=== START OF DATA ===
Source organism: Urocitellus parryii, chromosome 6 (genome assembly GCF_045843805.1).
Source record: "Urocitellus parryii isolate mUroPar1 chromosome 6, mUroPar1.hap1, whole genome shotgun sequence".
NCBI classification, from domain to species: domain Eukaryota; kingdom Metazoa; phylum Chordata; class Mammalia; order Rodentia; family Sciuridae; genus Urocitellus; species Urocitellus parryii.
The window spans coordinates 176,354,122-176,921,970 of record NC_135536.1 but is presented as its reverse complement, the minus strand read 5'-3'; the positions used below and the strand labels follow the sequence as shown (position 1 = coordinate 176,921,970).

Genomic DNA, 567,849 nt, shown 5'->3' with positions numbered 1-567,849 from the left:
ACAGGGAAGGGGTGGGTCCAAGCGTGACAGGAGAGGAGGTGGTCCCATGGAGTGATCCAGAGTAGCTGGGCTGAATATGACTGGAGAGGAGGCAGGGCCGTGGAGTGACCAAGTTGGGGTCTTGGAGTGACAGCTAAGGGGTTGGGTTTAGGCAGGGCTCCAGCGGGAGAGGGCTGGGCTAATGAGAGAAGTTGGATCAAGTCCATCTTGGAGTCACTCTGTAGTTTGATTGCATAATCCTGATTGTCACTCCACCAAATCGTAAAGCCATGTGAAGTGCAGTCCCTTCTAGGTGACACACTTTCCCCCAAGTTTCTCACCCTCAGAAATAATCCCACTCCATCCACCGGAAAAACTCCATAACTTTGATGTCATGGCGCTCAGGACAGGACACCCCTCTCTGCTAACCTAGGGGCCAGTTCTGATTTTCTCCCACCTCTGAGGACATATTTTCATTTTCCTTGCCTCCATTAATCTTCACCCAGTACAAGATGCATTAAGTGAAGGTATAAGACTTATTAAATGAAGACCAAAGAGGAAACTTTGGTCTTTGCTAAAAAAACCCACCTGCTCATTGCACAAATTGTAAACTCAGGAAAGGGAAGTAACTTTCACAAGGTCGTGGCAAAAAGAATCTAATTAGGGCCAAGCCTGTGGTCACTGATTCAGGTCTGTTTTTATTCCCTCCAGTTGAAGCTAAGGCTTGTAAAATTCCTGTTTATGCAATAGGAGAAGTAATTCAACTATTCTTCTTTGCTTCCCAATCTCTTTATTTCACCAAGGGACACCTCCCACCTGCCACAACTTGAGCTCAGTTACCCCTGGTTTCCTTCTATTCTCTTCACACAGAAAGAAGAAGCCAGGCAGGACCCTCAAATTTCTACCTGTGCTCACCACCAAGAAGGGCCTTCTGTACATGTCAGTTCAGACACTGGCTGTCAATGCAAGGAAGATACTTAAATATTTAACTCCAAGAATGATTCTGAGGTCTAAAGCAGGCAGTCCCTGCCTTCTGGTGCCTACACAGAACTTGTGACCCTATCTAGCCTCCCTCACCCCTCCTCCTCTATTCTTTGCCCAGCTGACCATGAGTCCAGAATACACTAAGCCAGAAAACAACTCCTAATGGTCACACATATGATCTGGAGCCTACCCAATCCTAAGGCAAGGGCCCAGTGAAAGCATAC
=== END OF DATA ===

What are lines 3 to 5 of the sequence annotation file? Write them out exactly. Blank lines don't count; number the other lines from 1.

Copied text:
NCBI classification, from domain to species: domain Eukaryota; kingdom Metazoa; phylum Chordata; class Mammalia; order Rodentia; family Sciuridae; genus Urocitellus; species Urocitellus parryii.
The window spans coordinates 176,354,122-176,921,970 of record NC_135536.1 but is presented as its reverse complement, the minus strand read 5'-3'; the positions used below and the strand labels follow the sequence as shown (position 1 = coordinate 176,921,970).

Genomic DNA, 567,849 nt, shown 5'->3' with positions numbered 1-567,849 from the left: